performance in collaboration with Christophe and Egon Charles
"Bend++"; Machida City Museum of Graphic Arts; Machida, Japan. 2005
Composer Christophe Charles and his seven year old son, Egon, sit at a table lined with several stones, a tree branch, a few metal plates, and a jar of water. Contact microphones are attached to these objects, and hooked up to Christophe’s laptop. The venetian blinds behind them are slowly raised to reveal a glass wall, beyond which a pond and the park outside the museum can be seen.
I stand on a rock in the pond, several meters away, looking back the audience. I hold in my hands a clear vinyl umbrella with a 2-meter long "skirt" (of the same material) cascading down from edges of the umbrella: a belljar-like form.
Inside with the audience, Egon manipulates the objects on the table, while Christophe processes the material sounds in real time. Lowering myself into a kneeling position causes the skirt of my umbrella to dip below the water’s surface. This results in the belljar becoming so completely airtight that it holds itself up (supports its own weight). I light several tall white candles on the rock, and then make no further movements.
Inside, the sound of natural respiration can be heard mingling with flowing liquid as Egon pours water from one jar into another. As the oxygen in the belljar gradually depleted, candle flames grew smaller. Steam began also fog up the inside of the belljar, rising from the water’s surface. As evening fell, the fog rose inside the belljar and the candles began to flicker out one by one. When the last flame extinguished itself, the venetian blinds were lowered, and the sounds faded to silence.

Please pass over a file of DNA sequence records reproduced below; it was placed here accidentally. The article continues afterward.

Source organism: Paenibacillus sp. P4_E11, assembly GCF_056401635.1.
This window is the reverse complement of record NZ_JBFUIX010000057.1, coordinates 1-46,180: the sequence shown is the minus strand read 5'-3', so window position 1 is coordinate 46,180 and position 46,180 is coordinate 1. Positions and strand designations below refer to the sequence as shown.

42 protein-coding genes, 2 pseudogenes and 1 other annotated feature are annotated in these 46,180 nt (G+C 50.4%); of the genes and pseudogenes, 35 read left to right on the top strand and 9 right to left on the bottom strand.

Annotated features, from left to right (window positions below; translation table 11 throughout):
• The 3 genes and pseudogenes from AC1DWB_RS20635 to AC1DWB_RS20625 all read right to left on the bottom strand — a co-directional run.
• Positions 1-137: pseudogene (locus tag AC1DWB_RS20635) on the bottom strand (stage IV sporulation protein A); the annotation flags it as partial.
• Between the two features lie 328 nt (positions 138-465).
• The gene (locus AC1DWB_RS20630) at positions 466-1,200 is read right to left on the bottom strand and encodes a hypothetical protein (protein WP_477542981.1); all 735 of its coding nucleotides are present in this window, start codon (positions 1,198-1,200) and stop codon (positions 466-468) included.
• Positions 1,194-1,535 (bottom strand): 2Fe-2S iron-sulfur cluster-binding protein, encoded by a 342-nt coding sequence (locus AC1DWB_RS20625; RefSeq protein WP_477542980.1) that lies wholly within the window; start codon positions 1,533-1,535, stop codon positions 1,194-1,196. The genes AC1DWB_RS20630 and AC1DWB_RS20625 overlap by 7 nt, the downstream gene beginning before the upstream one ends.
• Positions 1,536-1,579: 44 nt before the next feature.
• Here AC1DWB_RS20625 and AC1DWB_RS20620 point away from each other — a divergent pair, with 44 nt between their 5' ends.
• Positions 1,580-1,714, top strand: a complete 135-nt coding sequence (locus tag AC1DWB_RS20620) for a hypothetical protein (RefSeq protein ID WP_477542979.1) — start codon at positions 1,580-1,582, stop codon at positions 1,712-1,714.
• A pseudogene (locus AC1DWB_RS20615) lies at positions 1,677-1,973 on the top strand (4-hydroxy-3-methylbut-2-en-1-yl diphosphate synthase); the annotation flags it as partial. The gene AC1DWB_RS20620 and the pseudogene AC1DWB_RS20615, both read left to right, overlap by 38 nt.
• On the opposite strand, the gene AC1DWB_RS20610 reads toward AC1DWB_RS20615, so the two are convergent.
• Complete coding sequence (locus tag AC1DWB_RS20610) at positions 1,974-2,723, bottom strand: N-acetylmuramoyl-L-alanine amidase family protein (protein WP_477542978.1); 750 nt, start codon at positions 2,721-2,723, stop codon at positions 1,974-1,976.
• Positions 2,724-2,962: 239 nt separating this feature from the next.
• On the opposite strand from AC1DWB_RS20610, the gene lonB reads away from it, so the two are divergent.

photos by: Juergen Specht
durational performance: 5 hours
"8th International Art Action Festival: Interakcje"; Restauracja Europa, Piotrkow Trybunalski, Poland. 2006
A hermetic seal in created in the pitch dark underside of a staircase, with a plastic sheet covering the entrance of the space.
I am surrounded by 400 candles, which I light one by one. The space slowly becomes brighter as the number of flames grow.
However, after about 20 minutes (and many candles yet to be lit), the oxygen level in the space is no longer able to sustain the flames, and they begin to extinguish themselves.
photos by: Mariusz Marchewicz